MAY 9, 1976 A CENTENNIAL OF A CENTENNIAL
One hundred years ago in May, 1876, President Ulysses S. Grant and Emperor Dom Pedro of Brazil turned the emerald studded throttles to start the huge Corliss engine marking the opening of the Centennial Fair in Philadelphia. These two heads of state were supported by a choir of 1,000 voices singing Handel's Hallelujah chorus, Theodore Thomas' band of 150 pieces playing the Centennial March which had been composed to order by Richard Wagner, a 100 gun salute, blasts on steam whistles and the company of everyone of importance in America.
In the center of the entire ceremony was the mighty engine of George H. Corliss which drove the entire exhibit since there was no electric power available in those days. This giant stood forty feet high. Its flywheel was 30 feet in diameter and each of its two cylinders had a bore of 40 inches and a stroke of ten feet. It drove two sets of line shafting each 600 feet long. These shafts in turn drove over 8,000 assorted machines exhibiting in Machinery Hall.
This engine had been designed and built in Providence by Corliss and erected in Philadelphia in record time. The supervising engineer was none other than the young Nathanial G. Herreshoff later known as the wizard of Bristol.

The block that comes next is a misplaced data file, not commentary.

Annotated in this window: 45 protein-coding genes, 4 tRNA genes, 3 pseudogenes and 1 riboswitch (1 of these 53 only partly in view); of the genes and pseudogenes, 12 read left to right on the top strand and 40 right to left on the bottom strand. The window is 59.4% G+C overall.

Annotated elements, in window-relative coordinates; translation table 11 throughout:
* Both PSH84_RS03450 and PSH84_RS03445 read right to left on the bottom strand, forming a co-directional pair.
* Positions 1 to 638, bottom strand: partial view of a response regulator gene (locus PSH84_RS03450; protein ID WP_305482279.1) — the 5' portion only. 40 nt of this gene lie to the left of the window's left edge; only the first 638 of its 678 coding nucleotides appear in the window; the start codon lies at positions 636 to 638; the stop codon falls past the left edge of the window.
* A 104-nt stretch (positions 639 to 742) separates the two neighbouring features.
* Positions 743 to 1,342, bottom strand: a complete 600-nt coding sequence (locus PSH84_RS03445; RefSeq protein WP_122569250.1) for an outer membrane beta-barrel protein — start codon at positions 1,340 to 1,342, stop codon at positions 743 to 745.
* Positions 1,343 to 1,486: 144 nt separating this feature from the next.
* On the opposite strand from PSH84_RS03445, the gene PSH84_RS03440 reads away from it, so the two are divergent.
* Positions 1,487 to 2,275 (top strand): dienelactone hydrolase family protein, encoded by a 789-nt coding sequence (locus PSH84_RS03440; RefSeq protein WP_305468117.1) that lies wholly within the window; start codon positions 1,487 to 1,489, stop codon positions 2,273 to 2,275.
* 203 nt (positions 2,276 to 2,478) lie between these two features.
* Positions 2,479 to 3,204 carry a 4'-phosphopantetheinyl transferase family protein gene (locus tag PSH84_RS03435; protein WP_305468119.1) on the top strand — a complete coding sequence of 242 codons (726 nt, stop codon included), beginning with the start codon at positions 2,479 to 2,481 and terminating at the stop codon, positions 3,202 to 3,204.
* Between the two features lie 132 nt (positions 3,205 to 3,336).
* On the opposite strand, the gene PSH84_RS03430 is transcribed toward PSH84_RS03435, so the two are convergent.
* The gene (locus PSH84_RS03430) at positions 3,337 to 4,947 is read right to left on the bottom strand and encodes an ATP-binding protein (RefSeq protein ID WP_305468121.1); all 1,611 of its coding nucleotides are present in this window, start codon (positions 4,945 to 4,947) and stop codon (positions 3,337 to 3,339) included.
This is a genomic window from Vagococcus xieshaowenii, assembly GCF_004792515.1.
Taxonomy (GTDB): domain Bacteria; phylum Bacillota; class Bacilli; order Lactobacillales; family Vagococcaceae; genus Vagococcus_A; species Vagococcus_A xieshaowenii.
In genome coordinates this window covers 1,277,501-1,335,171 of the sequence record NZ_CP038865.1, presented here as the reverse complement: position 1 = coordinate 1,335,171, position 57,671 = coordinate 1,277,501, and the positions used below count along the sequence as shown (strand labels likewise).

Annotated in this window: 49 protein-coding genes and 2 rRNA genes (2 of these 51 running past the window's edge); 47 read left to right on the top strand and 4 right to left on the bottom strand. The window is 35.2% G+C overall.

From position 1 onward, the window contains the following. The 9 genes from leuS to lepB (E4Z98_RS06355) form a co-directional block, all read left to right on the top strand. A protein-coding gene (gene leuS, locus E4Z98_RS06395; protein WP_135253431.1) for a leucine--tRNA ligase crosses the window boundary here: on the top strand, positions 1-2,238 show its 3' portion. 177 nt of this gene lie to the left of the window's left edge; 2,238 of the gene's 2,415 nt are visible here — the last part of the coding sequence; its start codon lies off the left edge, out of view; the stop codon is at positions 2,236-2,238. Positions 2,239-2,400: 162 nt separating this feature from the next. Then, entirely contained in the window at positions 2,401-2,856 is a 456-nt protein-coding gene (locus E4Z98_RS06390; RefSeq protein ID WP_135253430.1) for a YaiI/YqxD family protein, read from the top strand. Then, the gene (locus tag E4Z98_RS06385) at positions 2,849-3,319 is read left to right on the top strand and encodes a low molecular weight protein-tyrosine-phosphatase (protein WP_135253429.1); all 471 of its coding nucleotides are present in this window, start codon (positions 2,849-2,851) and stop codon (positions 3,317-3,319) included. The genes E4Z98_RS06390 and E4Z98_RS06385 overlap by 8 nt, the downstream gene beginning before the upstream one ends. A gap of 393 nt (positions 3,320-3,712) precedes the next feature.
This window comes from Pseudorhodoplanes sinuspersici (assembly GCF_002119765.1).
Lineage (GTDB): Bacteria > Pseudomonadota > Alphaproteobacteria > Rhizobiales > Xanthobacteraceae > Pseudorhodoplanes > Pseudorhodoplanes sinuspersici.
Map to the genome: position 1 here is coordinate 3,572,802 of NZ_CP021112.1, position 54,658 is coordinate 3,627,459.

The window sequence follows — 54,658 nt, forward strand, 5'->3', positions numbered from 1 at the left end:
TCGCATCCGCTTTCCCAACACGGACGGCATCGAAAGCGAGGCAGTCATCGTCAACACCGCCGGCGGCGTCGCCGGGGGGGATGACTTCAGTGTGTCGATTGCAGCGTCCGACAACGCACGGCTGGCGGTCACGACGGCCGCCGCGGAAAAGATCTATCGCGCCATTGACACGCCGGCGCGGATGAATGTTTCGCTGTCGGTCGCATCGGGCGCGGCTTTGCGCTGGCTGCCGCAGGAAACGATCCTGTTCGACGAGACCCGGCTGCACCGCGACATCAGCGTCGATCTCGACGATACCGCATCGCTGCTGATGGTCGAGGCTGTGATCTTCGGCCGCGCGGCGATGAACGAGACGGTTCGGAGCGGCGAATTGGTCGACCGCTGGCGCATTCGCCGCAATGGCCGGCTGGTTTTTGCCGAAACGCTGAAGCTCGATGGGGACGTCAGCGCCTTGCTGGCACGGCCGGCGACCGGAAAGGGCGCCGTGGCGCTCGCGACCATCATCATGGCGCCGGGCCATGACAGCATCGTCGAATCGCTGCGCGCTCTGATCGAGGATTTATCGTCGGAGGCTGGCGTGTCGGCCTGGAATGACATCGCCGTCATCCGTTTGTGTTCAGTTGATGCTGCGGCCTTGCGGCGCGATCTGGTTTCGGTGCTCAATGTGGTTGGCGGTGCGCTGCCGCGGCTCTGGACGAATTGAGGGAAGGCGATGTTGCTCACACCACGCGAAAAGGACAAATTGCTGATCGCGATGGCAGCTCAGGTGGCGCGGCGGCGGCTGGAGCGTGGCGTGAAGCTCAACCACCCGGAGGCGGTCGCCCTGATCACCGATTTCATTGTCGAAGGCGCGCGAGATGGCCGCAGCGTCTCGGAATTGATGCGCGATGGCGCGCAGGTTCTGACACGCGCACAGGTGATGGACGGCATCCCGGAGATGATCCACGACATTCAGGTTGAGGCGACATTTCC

One hundred years ago Rhode Island was the center of the steam engine business in America, if not the world. It is fitting that during the Centennial year of the great Corliss engine that we do it and its builder honor by reenacting the starting ceremony in East Greenwich, R. I. at the New England Wireless and Steam Museum.
A recently restored Corliss engine with a mere 12-foot flywheel will be started to mark this event. The tentative program of the celebration is, Sunday, May 9, 1976, 1 p.m. Raising of flags with cannon salute. Band - National Anthem. Brief biographical sketch of George H. Corliss. Brief technical description of the principle of the Corliss engine. Band - Wagner's Centennial March. Greetings - American Society of Mechanical Engineers, National Association of Power Engineers, Providence Engineering Society, Rhode Island Historical Society. Introduction of dignitaries to start engine. Start and run engine. Whistle blowing. Open house at museum. Display of Corlissiana. Refreshments.